Cannabis Corpse – ‘Beneath Grow Lights Thou Shalt Rise’ Album Review

Amidst the chuckle-inducing titles it is easy to forget that Cannabis Corpse are actually a hellishly tight and proficient band, albeit one with a distinctly herbal sense of humour. Hence the arrival of ‘beneath grow lights thou shalt rise’ should not be treated lightly or ill-advisedly as the opening horrors of ‘visions from the dankside’ and ‘lunatic of pot’s creation’ testify.

With the former track a brief and unnerving opener, it is left to the latter to slam the listener around the head repeatedly with a lead-loaded bag of weed and if the lyrics take on a decidedly humorous aspect, there’s nothing funny at all about the music, drawing comparisons with Brujeria who were similarly superficially comedic until you actually sat down and listened to the music, which was frequently heavy enough to mentally scar the unprepared. ‘Lunatic of pot’s creation’ is certainly damaging, a searing and unpleasant slice of death metal topped off with tar-thickened vocals and a crushing production job, it’s gloriously over-the-top and brilliantly played and as you hit the harmonised solos of ‘blame it on the bud’ there is no doubt left in your mind that Cannibis Corpse may be content to play at being stoned slackers but that the reality is they are as talented and as obnoxious a death metal band as you could wish for. Of course given the musicians involved it was unlikely to be any other way and for those who still think it’s just a novelty act consider this: the band are on their third full length album in a business when many acts are lucky to get one album to their name – quite simply while the name might scream novelty, the delivery is spot-on although it is arguable that death metal fans would accept nothing less, especially as Cannibal Corpse are one of the most beloved of all death metal institutions.

The charmingly titled ‘chapel of bowels’ is next, complete with spleen-rupturing vocals and multiple riffs and tempos and as it grinds itself into your skull you do start to fear for the band members’ sanity, but then you shrug and start to head-bang along because it’s almost impossible not to enjoy something that is just this much fun… and that really is what Cannabis Corpse is about. Sure it may be silly, possibly even puerile, but the members all have a genuine affection for the subject of their lampooning and the material is of a uniformly high quality throughout making it as enjoyable as it is funny. With the aforementioned chapel having loosened your unmentionables, next up is ‘dead by bong’ a song that implies a mighty big bong by riff alone with a lightning fast opening/chorus giving way to a much more spacious verse allowing the vocals room to smoke gently amidst the violent groove. Speaking of groove, ‘immortal pipes’ has a low-down swing to it that gets the head nodding appreciatively (or perhaps that’s just the persuasive power of gravity causing your smoke-enhanced orb to droop) before the second half sees the pace pick up with the band apparently awoken from their herbal slumber by the need for munchies…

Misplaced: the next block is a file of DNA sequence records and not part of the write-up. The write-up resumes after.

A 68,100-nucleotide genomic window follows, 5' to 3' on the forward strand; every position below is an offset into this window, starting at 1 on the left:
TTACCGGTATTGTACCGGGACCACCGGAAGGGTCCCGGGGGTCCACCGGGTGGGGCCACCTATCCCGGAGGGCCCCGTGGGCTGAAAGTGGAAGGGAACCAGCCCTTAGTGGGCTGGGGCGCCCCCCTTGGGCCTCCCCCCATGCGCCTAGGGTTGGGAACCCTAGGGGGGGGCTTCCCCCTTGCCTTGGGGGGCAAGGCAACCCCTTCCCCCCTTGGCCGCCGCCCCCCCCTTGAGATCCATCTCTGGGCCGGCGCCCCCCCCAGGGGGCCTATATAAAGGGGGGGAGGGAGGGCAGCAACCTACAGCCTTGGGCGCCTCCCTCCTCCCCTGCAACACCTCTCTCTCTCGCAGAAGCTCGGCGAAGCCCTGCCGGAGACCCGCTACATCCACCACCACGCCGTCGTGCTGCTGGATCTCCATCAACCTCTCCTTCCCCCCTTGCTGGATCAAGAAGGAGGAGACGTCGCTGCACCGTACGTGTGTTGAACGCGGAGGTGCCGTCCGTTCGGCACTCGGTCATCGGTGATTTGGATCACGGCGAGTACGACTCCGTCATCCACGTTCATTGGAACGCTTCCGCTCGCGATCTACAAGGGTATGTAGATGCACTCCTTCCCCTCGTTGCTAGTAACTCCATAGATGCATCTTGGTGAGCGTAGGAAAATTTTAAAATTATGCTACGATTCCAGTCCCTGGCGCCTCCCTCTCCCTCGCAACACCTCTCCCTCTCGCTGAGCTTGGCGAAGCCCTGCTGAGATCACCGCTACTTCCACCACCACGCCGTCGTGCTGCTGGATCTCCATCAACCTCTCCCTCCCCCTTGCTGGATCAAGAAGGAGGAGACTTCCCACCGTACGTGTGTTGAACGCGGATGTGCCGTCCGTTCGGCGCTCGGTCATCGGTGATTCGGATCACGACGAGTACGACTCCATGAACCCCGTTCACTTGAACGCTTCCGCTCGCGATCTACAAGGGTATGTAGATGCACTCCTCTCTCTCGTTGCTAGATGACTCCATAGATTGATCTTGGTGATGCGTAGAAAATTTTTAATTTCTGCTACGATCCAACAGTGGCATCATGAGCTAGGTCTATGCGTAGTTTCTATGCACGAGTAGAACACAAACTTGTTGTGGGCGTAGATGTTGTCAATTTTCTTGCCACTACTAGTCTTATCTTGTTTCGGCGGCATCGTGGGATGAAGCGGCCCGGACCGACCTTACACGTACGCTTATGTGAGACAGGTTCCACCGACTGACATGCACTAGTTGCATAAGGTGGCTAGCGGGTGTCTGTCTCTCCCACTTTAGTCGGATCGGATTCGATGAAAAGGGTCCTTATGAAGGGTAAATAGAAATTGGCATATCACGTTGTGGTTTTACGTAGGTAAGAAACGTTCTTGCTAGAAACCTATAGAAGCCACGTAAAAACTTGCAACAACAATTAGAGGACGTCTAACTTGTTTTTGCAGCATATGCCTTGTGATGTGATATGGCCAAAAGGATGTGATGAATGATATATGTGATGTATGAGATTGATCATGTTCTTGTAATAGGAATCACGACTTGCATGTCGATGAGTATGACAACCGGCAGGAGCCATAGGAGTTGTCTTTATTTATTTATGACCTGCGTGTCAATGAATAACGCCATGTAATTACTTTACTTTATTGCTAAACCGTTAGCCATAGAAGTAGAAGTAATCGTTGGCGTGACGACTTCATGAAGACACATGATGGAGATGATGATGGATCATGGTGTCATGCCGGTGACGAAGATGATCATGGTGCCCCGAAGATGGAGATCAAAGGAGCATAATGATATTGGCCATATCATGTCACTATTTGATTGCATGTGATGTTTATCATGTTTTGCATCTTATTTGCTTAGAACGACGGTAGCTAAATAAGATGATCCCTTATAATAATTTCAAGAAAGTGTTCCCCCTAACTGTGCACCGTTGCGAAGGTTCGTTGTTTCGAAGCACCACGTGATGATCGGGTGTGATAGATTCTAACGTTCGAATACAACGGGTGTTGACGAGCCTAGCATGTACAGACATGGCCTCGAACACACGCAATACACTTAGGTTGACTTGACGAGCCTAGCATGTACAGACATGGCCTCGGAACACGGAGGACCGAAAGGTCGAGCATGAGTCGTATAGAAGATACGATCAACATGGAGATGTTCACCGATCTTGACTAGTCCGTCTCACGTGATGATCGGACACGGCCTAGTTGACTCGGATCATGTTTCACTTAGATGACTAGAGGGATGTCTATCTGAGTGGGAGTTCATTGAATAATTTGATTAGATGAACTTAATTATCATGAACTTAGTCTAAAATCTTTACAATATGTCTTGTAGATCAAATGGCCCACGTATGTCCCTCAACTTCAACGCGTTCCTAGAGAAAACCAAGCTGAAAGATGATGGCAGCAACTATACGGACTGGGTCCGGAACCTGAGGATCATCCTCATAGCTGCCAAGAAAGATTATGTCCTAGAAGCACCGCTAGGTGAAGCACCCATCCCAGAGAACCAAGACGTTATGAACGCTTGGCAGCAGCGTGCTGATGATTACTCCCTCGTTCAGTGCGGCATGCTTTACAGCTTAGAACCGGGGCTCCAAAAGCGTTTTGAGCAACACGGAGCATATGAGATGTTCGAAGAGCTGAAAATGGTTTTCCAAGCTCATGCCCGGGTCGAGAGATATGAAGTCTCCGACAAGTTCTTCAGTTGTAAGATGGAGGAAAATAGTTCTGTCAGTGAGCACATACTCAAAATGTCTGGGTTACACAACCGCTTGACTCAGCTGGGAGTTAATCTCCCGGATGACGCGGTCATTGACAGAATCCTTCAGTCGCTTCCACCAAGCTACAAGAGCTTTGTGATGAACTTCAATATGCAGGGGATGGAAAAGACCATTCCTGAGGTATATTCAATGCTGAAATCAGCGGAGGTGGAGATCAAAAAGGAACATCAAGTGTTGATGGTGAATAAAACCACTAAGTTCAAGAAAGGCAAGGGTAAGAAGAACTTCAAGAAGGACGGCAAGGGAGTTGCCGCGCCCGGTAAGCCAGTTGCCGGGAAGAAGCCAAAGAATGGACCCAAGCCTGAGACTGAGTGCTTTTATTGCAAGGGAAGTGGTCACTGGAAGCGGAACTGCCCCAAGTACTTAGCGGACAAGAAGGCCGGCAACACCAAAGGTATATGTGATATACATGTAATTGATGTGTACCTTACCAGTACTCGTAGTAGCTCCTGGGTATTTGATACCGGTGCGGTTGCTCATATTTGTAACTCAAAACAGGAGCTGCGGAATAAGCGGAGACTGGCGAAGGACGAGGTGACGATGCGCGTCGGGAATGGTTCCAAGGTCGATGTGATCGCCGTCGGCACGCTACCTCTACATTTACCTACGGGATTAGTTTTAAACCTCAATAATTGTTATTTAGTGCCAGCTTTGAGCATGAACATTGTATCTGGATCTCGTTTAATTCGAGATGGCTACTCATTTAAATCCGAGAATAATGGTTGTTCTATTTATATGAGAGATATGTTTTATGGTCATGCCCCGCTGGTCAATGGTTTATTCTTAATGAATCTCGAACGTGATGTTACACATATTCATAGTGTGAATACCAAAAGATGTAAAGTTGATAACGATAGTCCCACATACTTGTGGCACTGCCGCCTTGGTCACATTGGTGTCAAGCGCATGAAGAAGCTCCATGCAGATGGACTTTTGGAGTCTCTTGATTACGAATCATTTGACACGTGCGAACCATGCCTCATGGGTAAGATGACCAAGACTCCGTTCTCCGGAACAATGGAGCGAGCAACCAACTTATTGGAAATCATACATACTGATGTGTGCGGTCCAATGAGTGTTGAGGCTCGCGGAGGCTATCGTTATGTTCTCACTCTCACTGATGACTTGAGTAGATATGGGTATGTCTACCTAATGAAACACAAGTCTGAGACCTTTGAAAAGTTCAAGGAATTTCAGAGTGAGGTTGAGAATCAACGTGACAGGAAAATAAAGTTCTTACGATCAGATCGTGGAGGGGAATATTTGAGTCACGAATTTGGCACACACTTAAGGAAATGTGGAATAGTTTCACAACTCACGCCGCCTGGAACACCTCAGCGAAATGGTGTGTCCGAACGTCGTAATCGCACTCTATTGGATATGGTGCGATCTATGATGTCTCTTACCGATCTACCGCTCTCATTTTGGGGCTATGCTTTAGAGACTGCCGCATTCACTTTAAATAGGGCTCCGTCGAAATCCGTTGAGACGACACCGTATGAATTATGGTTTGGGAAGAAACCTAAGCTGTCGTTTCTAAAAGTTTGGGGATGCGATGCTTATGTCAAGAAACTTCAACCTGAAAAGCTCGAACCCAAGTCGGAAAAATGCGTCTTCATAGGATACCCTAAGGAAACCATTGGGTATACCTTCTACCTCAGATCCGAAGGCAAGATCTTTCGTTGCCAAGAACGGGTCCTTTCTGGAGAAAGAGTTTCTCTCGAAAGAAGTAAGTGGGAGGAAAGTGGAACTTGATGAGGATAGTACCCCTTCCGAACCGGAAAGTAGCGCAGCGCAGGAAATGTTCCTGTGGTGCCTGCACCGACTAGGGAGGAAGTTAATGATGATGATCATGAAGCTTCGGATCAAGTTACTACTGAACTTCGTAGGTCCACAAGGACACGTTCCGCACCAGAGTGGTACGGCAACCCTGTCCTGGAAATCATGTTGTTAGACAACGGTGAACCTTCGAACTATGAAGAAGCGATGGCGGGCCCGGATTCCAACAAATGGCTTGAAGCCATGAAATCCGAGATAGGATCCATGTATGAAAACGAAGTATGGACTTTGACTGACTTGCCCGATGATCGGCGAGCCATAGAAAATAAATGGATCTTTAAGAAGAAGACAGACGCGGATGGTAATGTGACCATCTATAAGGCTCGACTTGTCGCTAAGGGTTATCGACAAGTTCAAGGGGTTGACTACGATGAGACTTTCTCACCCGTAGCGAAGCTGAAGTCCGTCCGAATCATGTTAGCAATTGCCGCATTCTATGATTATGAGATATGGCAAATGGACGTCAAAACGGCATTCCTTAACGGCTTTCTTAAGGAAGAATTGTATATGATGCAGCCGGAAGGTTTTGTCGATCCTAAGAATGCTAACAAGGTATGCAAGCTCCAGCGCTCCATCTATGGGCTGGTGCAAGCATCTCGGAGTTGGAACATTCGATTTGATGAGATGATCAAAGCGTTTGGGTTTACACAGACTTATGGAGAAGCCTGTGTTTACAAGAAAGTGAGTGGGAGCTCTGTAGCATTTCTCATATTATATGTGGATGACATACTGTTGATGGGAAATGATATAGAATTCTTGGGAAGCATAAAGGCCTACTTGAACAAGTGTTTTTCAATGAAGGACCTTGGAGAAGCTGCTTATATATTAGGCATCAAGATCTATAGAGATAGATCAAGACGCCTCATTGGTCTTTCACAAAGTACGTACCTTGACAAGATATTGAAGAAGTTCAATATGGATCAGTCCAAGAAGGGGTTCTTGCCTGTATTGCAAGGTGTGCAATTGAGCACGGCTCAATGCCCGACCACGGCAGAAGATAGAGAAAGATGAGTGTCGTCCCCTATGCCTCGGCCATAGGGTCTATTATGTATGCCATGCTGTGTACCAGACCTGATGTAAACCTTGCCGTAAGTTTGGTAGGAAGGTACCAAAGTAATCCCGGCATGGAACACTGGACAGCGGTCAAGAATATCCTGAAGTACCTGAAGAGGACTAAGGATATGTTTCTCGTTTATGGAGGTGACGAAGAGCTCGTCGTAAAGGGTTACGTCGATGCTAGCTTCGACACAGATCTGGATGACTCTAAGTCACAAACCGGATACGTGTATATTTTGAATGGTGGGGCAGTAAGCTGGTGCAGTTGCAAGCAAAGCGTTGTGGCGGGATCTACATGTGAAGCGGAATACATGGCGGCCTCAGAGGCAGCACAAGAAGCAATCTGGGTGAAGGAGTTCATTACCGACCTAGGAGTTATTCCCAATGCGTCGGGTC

And so it goes, ‘blaze of torment’ is a brutal slice of grinding brutality, while ‘sworn to the bag’ is almost elegant with its woozy, slow-mo introduction, although such notions of elegance are swiftly dispatched by the title being delivered as a high-pitched wail which is part-banshee, part-Brujeria death metal yelp. ‘Where the kind lives’ is similarly bottom heavy death grind with smoke-corroded vocals and ‘gateways to inhalation’ features a brief but fun harmonised solo piercing the general gloom and depravity. Sadly, that only leaves you with the riff-tastic ‘slave to the chron’ which sees some serious fret-abuse, and the closing blast of the title track which sees the album out on a smoke-fuelled high.

While death metal is frequently seen as being at the more serious end of the metal spectrum, it’s a genre that has never objected to affectionate parody (witness Metalocalypse and you’ll see what I mean) and Cannabis Corpse perfectly bridge the gap between comedy, with their mirth-inducing titles, and brutal deathly crunch meaning that they offer fans the best of both worlds. While there is nothing here to attract those who passed on previous offerings, this is as loud, abrasive and obnoxious as you could wish and if it’s your thing to crack a keg, get a few mates round and have a laugh then this should be your ideal soundtrack. If Beavis and Butthead formed a band it would probably sound something like this and, in case you’re in any doubt, that is a glowing endorsement!

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